Participating in an IDA program that risks your benefits

The type of funding an IDA program has will determine how it affects your benefits. Federally funded IDAs—those with block grants from Temporary Assistance for Needy Families (TANF) or the Assets for Independence Act (AFIA)—will not jeopardize your eligibility for benefits.

If you enroll in a non-federally funded IDA program, you could lose your Supplemental Security Income (SSI) or Medical Assistance (MA) benefits. If you enroll in a non-federally funded IDA program and have an approved Plan to Achieve Self-Support (PASS), however, you will not risk losing your benefits.

Before you enroll in an IDA program, be sure to find out what its funding source is and how that may affect your existing benefits.

Failing to fulfill IDA requirements

If you do not fulfill the requirements of the IDA program you might no longer be able to access the matching funds provided by the program. Be sure to review the requirements of your program carefully with your IDA caseworker.

Working without considering a PASS

Many people who are eligible for Supplemental Security Income (SSI) and considering work are not aware that a PASS is an option that may make transition back into the workplace easier. Using a PASS may let a person have access to more income and assets when transitioning into the workplace.

Failing to account carefully for PASS funds

To use PASS funds you must provide receipts to verify your expenses. Funds intended for a PASS must be deposited into a separate account. PASS money cannot be entered into an account that is used for personal expenses. Failure to use the funds as approved, or keeping them separate from personal living expenses, could result in:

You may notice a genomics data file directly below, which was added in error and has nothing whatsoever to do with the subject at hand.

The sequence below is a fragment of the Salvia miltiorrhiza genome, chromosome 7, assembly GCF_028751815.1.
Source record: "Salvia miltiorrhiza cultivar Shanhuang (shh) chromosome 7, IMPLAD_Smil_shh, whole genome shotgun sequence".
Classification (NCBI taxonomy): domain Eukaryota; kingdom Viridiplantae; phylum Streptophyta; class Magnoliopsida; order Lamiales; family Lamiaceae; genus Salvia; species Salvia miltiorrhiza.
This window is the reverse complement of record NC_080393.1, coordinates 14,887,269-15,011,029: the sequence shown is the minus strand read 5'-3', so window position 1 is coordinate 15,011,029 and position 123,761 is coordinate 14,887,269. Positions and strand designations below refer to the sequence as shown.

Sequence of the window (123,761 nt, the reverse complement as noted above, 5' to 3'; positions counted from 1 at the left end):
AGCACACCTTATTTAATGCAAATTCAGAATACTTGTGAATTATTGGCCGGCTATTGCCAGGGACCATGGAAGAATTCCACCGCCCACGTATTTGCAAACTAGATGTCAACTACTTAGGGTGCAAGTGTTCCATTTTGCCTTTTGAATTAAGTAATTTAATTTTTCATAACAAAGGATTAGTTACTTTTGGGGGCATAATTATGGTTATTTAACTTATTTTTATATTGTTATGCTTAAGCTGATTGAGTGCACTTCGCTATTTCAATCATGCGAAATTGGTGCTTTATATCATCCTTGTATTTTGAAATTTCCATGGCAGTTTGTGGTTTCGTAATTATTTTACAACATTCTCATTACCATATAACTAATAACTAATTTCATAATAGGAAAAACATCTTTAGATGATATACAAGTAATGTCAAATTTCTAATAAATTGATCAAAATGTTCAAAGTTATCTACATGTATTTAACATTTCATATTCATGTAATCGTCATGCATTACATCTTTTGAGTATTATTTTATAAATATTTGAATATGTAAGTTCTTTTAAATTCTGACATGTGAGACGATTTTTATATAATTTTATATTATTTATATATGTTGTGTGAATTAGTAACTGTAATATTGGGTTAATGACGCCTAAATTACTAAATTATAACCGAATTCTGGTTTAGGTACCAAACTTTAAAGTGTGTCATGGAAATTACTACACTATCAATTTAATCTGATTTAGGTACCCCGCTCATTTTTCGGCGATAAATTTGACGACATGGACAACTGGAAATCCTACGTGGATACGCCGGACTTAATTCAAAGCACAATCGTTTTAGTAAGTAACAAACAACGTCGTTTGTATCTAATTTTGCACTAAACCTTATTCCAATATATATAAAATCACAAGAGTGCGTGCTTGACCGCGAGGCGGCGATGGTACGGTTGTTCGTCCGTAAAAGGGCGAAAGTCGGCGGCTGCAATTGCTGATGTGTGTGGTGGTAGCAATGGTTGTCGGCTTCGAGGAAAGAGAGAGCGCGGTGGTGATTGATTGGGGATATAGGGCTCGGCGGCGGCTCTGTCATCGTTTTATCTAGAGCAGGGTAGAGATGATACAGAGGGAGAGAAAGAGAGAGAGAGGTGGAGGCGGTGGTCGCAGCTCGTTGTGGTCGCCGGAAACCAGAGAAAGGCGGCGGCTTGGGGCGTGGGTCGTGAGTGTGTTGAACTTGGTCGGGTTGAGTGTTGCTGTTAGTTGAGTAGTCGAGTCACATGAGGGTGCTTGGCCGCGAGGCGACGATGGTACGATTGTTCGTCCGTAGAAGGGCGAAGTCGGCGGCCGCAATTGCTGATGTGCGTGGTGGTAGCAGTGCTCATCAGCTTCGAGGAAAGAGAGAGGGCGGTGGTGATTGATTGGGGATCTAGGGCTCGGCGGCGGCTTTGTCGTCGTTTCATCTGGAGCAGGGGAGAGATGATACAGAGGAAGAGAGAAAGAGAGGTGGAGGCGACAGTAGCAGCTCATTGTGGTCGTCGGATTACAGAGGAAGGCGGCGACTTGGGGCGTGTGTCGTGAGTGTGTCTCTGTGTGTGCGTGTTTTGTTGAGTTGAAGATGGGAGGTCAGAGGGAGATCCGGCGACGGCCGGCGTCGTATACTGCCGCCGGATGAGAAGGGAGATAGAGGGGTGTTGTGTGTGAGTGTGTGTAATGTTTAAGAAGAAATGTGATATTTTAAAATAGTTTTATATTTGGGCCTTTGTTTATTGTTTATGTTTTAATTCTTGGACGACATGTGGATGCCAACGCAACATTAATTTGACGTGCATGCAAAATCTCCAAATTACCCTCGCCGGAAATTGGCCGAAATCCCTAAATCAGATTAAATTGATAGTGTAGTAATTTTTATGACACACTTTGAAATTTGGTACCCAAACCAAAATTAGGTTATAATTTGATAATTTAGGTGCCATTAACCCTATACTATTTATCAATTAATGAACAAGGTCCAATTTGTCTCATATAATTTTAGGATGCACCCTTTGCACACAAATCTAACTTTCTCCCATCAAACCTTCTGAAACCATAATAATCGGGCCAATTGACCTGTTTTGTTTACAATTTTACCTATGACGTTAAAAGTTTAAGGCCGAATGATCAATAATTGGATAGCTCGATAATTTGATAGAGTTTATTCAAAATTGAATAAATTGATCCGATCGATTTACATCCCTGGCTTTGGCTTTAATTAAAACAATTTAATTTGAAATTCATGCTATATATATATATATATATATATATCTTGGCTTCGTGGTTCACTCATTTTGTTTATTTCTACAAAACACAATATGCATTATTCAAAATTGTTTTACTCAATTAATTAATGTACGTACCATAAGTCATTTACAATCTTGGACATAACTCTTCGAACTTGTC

Paying for tax filing assistance

If you are on a limited income, do not pay someone to do your taxes. Use a Volunteer Income Tax Assistance (VITA) Center to file. Most centers can e-file your return for free. To find the nearest VITA site, visit Minnesota Revenue or call 1-800-652-9094.

Giving assets directly to a person who is eligible for government benefits

If you give money directly to a person who depends on public benefits programs, the assets you give them may mean that they are not able to get further benefits from the public programs they depend on. The use of an appropriate trust can help a person with disabilities have funds available for his or her benefit without the funds counting as a financial asset for benefits eligibility purposes.